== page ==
Guru no help in budget battle

October 30, 2007|By JEAN MARBELLA

OK, so maybe no one listens to a mere newspaper columnist. But what about a world-renowned management guru, someone who has sold more than 15 million copies of his book, The 7 Habits of Highly Effective People, advised Fortune 500 companies and presidents alike, and been part of the reading list for an MBA class that Oprah Winfrey once taught? Would you listen to that guy?

Would you listen to Stephen R. Covey?

I'd been feeling rather pessimistic about the special session of the General Assembly that got under way last night, mainly because of all the preliminary bickering - over Gov. Martin O'Malley's plan for making up a projected $1.7 billion budget shortfall, over whether taxes need to be raised or if spending could just be cut, over legalizing slots, over whether to even have the special session at all.

You need a scorecard just to keep track of all the combatants in the budget battle - O'Malley vs. the comptroller, Peter Franchot; Senate President Mike Miller vs. House Speaker Mike Busch; Democrats vs. Republicans; Democrats vs. Democrats - so how on earth were all these warring parties going to come to any sort of agreement?

Could even Covey help the state's elected officials find their way to a highly effective solution for closing the budget gap?

As it turns out, Covey yesterday happened to be hosting his monthly "webinar," an online seminar in which he speaks on a topic and then takes questions from the audience. Yesterday's topic seemed particularly apropos on a day in which legislators were heading into a special session: The Four Imperatives of Leadership.

Already, I felt reassured. If the habits of highly effective people can be reduced to seven, and the imperatives of leadership to four, surely there is a simple, easily quantifiable solution for how one governor, 47 senators and 141 delegates can settle their differences on how to balance the state budget.

As Covey was speaking, I started trying to type a short question about a complicated subject into the tiny space allotted. I decided not to refer to the slots referendum (Covey is a Mormon, so maybe gambling would be off-limits). I didn't think I could explain the nuances of the Thornton law regarding education funding, or the logic of a ban on indoor smoking preceding a proposed increase in cigarette taxes in so small a space.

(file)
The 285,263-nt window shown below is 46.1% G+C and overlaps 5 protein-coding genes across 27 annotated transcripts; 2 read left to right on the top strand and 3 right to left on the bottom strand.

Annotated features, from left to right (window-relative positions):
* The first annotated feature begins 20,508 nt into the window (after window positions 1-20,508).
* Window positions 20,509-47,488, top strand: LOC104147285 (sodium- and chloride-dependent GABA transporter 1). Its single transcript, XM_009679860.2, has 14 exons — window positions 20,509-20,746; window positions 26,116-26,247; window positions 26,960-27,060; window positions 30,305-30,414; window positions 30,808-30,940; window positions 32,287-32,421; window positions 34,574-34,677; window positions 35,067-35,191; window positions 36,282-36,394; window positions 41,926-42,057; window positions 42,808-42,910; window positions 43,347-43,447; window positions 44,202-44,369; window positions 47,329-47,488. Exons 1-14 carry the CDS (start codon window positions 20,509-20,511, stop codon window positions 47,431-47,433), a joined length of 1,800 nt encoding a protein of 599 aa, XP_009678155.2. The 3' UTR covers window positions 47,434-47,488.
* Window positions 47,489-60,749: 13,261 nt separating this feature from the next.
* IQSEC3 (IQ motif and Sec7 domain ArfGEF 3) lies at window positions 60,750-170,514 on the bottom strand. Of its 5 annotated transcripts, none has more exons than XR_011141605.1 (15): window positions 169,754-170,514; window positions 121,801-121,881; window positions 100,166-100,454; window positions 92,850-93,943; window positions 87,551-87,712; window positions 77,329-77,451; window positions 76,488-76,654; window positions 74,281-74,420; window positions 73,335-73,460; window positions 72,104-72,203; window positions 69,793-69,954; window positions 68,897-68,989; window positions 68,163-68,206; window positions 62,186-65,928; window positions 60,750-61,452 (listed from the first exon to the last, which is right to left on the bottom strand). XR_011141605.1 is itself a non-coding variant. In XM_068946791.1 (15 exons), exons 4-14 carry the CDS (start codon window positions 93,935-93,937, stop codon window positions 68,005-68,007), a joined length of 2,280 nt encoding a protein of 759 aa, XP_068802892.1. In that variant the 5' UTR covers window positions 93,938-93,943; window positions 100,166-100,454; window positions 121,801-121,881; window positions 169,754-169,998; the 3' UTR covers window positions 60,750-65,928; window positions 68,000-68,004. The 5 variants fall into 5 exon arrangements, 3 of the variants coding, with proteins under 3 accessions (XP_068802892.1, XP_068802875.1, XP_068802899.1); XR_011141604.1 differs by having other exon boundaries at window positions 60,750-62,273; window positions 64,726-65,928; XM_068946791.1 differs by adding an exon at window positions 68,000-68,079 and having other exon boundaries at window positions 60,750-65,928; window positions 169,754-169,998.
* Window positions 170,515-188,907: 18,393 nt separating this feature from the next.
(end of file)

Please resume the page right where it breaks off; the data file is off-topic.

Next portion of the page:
As questions started to pile up, and Covey gave a lengthy answer to the first one, I began to fear he wouldn't get around to mine. But then, jumping over a couple of questions in the queue ahead of me, the webinar moderator said, "We have a question from Jean."

Yes! I'm listening, oh wise man.

"How do you get beyond organizational in-fighting," the moderator read my question to Covey, "so that everyone is working together to make the tough but necessary decisions?"

"Jean," Covey said, gazing rather sternly, I thought, through my computer monitor, "this in-fighting is a symptom of ... chronic problems."

Oh yes, Dr. Covey, I wanted to interject, and you don't even know the half of it. You are so right when you say the in-fighting can become egocentric. You must have been listening to the Bob and Kendel Ehrlich radio show this weekend, when the former governor, a Republican who pushed unsuccessfully for slots, complained that the only reason Busch, a Democrat, was finally agreeing to a slots measure was because Ehrlich was no longer in office. (Not to mention that Republican legislators who supported slots during Ehrlich's term are now opposing O'Malley's proposal for a slots referendum - because, as House Minority Leader Anthony J. O'Donnell said on the program, "we should have done this some time ago.")

I was going to explain all this to Covey, but he was off on his own tangent, telling me that the solution started with me - I promise not to get all egocentric about it - and I needed to start modeling the kind of behavior that inspires trust, that I needed to understand and also make myself understood, that if I persisted in this way I could end up with the highly desirable "third alternative." Scrolling around on Covey's Web site, I discovered the "third alternative" is a sort of win-win state of organizational nirvana, neither my way nor your way but a third way that is superior to either of our ways.

I would have told the good doctor that when the subject is tax increases - even here in Maryland, where the gas tax rate hasn't gone up in 15 years and where the income tax rate is so flat you're charged at the same rate whether you make $3,000 a year or $3 million - there are those for whom the only way is no way.

But he had already moved on to a question from Greg.

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